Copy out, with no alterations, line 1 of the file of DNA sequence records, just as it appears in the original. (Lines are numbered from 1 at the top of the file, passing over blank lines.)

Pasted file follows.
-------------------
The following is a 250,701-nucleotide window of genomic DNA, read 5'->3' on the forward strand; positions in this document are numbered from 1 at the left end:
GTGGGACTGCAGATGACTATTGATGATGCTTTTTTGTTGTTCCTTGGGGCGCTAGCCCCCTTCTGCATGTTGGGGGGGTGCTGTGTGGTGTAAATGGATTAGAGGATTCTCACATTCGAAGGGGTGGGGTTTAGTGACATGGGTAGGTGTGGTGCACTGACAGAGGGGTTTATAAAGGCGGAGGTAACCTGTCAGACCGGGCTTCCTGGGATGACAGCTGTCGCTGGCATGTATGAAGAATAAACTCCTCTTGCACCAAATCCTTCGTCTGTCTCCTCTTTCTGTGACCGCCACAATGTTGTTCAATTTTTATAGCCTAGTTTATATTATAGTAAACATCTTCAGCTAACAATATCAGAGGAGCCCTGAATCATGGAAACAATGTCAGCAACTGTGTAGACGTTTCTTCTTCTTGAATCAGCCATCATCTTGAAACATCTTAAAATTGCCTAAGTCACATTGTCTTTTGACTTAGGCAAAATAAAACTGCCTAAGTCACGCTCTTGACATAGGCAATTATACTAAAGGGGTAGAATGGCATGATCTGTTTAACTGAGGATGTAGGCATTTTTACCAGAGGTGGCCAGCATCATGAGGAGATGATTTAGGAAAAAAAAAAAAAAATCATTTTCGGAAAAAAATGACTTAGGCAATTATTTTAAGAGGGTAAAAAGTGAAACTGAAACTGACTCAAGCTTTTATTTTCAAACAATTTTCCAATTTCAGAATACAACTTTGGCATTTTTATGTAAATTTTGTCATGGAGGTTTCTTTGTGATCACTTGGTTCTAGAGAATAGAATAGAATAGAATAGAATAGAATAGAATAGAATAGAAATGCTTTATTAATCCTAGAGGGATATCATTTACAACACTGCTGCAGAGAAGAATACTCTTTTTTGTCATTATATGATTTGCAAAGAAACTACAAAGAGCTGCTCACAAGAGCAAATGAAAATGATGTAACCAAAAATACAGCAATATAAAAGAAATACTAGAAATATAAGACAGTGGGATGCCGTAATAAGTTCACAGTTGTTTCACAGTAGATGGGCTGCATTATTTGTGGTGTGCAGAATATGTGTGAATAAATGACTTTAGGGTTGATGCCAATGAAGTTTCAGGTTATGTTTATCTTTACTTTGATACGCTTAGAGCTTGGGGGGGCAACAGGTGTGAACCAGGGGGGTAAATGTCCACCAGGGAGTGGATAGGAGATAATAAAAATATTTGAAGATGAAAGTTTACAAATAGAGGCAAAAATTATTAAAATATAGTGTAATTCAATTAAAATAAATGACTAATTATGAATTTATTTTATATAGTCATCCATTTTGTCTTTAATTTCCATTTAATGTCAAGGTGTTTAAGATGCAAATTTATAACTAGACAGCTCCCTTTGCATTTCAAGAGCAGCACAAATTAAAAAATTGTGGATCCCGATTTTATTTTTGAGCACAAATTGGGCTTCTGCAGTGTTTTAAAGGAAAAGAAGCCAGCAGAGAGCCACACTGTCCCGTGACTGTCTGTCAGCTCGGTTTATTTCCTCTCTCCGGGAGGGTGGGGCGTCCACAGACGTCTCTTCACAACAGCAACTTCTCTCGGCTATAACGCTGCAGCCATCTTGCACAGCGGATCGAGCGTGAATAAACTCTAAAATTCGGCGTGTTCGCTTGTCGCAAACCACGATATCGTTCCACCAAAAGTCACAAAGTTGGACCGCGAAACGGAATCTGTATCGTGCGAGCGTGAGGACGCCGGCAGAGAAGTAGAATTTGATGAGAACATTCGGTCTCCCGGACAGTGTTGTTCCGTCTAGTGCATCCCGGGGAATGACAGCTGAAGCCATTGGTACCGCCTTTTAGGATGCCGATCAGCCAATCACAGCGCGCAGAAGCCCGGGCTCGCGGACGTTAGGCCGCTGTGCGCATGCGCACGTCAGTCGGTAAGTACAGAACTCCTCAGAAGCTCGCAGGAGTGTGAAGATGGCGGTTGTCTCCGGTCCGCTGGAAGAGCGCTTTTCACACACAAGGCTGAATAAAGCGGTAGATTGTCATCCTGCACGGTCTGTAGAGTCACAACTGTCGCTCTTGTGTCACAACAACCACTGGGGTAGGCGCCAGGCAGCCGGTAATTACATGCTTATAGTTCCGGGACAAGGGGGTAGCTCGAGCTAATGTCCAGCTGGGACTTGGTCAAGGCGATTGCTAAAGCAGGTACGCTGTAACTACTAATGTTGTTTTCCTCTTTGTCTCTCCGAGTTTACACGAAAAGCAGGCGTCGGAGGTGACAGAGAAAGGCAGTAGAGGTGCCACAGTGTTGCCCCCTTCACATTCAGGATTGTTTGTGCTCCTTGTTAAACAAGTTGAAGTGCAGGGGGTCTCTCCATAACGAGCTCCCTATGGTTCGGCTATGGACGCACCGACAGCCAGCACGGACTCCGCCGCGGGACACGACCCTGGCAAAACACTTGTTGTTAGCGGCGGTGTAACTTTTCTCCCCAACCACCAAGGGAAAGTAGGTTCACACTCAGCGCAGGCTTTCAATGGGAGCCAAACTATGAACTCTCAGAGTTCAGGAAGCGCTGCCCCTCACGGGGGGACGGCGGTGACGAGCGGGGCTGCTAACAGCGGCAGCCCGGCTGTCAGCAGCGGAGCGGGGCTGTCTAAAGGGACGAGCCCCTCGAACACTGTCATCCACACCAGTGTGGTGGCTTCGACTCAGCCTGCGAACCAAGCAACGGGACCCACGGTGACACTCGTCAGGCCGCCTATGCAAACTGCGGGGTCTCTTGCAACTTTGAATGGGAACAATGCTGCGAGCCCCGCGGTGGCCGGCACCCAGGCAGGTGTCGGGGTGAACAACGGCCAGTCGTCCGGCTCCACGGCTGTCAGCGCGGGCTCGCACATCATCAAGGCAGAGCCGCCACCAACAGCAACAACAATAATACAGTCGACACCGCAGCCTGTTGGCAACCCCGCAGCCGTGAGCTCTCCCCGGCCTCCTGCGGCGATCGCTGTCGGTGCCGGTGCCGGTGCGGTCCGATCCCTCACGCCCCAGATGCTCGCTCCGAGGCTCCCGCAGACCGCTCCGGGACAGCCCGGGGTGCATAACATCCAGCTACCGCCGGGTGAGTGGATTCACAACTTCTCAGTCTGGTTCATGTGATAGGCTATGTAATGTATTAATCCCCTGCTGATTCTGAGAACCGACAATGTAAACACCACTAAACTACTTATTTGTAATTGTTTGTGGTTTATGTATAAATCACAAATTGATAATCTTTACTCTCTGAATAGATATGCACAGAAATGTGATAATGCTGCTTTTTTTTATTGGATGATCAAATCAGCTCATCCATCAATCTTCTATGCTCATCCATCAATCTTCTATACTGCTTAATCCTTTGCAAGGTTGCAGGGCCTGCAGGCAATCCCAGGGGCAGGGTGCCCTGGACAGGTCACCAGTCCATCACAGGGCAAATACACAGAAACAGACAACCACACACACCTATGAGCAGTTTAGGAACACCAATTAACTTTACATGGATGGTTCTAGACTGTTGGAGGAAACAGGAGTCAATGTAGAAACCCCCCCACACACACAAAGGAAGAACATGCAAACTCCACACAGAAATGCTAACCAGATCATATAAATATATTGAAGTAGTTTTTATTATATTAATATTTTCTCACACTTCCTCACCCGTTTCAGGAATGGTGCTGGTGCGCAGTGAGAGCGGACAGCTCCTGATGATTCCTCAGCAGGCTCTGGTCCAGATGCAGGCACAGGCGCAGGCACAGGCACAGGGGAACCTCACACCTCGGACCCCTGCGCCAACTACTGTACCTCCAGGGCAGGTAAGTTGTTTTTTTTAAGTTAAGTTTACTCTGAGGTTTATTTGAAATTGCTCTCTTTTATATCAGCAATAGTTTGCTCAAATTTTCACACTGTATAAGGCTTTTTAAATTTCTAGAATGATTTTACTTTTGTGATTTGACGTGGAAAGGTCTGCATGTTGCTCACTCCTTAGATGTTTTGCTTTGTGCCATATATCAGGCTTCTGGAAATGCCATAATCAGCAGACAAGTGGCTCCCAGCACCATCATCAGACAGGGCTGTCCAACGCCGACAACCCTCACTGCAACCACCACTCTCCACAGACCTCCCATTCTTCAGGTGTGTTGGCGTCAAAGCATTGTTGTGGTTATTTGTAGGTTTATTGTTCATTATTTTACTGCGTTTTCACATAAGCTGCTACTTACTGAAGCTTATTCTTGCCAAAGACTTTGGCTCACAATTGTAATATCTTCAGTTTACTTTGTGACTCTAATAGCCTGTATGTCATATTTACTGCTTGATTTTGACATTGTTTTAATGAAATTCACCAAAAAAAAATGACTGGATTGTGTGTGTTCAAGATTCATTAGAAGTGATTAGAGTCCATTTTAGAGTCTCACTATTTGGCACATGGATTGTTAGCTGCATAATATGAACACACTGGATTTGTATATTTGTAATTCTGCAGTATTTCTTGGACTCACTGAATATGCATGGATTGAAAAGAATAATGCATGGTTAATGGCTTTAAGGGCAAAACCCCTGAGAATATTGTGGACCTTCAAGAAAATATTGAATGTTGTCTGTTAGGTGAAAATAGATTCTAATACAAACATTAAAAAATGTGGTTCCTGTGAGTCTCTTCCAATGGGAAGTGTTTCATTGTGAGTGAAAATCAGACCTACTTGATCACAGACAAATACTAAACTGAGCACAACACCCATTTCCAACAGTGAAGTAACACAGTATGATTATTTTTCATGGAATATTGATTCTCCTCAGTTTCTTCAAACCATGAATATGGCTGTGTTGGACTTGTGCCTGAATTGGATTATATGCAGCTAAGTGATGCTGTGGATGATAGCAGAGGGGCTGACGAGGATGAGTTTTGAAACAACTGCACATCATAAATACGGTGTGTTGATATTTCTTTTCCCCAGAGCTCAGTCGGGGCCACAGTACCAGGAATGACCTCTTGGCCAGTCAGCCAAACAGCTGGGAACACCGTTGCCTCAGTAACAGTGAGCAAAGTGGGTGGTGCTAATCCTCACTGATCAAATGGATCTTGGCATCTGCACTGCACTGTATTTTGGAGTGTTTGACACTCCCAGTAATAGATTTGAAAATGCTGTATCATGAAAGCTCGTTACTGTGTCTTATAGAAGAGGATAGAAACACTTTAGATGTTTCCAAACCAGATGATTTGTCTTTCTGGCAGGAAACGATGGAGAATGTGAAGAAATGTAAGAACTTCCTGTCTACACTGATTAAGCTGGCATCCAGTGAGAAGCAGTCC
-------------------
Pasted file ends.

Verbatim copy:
The following is a 250,701-nucleotide window of genomic DNA, read 5'->3' on the forward strand; positions in this document are numbered from 1 at the left end: